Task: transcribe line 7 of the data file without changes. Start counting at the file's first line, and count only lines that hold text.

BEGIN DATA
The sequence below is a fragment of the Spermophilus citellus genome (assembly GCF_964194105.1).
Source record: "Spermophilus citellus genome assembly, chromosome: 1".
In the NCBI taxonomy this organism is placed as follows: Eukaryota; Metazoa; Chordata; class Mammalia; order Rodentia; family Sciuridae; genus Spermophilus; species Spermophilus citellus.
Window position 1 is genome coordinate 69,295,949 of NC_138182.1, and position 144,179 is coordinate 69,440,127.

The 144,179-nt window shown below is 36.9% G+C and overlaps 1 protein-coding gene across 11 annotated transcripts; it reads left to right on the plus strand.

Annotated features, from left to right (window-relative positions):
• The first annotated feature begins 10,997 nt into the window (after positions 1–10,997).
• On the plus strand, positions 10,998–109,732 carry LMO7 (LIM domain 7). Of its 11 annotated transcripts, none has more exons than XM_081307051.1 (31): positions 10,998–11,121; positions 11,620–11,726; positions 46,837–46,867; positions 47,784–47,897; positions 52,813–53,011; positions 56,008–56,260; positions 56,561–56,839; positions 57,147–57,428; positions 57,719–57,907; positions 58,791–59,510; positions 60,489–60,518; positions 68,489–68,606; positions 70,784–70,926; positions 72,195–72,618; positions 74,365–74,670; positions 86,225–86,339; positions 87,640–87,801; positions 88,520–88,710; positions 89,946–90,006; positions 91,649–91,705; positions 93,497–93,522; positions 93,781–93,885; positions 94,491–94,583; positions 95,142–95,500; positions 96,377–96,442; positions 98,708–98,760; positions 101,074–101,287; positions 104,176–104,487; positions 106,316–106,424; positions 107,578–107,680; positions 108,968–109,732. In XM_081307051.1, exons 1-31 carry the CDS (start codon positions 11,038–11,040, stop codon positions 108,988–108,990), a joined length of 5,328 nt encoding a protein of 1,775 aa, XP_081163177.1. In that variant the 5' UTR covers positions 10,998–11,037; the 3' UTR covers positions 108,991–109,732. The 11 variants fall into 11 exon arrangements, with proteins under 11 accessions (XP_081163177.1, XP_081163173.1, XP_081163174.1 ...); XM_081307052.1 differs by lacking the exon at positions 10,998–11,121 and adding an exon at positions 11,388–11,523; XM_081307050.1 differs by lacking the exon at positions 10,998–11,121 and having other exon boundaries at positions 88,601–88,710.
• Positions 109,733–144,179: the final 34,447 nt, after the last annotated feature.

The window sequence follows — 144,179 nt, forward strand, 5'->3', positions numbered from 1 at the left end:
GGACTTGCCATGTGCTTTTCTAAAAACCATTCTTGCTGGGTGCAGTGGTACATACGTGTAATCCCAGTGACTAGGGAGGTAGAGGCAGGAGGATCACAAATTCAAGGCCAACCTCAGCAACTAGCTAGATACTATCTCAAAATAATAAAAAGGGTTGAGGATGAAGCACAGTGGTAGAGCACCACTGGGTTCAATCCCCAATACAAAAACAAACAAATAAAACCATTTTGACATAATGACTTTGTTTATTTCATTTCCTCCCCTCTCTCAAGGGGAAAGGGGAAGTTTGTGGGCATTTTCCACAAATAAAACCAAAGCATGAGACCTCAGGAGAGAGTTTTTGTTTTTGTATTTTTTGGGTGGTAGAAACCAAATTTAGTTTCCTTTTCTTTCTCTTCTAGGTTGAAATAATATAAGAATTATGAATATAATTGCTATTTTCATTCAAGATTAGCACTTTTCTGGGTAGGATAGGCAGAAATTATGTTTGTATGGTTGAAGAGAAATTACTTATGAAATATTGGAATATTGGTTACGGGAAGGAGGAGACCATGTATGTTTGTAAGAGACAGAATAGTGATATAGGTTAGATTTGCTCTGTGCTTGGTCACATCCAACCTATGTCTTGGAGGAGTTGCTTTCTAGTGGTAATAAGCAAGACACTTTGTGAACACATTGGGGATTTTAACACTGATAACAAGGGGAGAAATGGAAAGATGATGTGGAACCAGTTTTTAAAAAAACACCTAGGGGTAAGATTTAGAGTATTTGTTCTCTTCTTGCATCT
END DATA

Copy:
• The first annotated feature begins 10,997 nt into the window (after positions 1–10,997).